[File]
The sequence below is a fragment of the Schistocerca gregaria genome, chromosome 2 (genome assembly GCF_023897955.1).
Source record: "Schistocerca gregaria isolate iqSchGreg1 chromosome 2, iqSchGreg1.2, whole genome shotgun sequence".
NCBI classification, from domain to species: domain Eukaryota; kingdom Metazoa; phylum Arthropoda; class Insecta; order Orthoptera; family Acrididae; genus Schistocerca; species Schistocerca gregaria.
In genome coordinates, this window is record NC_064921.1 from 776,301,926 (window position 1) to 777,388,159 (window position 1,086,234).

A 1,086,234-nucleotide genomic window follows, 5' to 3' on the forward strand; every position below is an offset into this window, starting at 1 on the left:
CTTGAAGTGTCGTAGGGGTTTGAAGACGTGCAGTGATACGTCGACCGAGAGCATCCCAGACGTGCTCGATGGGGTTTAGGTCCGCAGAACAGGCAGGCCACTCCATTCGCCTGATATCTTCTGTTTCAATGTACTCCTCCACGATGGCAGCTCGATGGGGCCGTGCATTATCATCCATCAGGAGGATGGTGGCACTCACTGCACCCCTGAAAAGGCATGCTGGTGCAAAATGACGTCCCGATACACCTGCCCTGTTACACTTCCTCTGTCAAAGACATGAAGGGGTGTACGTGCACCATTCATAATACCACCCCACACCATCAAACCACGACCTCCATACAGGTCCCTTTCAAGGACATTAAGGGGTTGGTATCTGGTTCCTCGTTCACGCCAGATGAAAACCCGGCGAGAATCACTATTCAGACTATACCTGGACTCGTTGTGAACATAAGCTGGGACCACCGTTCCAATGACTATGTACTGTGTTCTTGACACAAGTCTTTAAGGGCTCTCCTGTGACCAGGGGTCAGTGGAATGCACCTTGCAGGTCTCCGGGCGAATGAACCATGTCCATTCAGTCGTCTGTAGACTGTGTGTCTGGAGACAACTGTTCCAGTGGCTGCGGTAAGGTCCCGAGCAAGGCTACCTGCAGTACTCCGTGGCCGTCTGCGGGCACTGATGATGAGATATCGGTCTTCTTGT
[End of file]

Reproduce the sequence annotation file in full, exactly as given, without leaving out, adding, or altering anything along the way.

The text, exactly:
The sequence below is a fragment of the Schistocerca gregaria genome, chromosome 2 (genome assembly GCF_023897955.1).
Source record: "Schistocerca gregaria isolate iqSchGreg1 chromosome 2, iqSchGreg1.2, whole genome shotgun sequence".
NCBI classification, from domain to species: domain Eukaryota; kingdom Metazoa; phylum Arthropoda; class Insecta; order Orthoptera; family Acrididae; genus Schistocerca; species Schistocerca gregaria.
In genome coordinates, this window is record NC_064921.1 from 776,301,926 (window position 1) to 777,388,159 (window position 1,086,234).

A 1,086,234-nucleotide genomic window follows, 5' to 3' on the forward strand; every position below is an offset into this window, starting at 1 on the left:
CTTGAAGTGTCGTAGGGGTTTGAAGACGTGCAGTGATACGTCGACCGAGAGCATCCCAGACGTGCTCGATGGGGTTTAGGTCCGCAGAACAGGCAGGCCACTCCATTCGCCTGATATCTTCTGTTTCAATGTACTCCTCCACGATGGCAGCTCGATGGGGCCGTGCATTATCATCCATCAGGAGGATGGTGGCACTCACTGCACCCCTGAAAAGGCATGCTGGTGCAAAATGACGTCCCGATACACCTGCCCTGTTACACTTCCTCTGTCAAAGACATGAAGGGGTGTACGTGCACCATTCATAATACCACCCCACACCATCAAACCACGACCTCCATACAGGTCCCTTTCAAGGACATTAAGGGGTTGGTATCTGGTTCCTCGTTCACGCCAGATGAAAACCCGGCGAGAATCACTATTCAGACTATACCTGGACTCGTTGTGAACATAAGCTGGGACCACCGTTCCAATGACTATGTACTGTGTTCTTGACACAAGTCTTTAAGGGCTCTCCTGTGACCAGGGGTCAGTGGAATGCACCTTGCAGGTCTCCGGGCGAATGAACCATGTCCATTCAGTCGTCTGTAGACTGTGTGTCTGGAGACAACTGTTCCAGTGGCTGCGGTAAGGTCCCGAGCAAGGCTACCTGCAGTACTCCGTGGCCGTCTGCGGGCACTGATGATGAGATATCGGTCTTCTTGT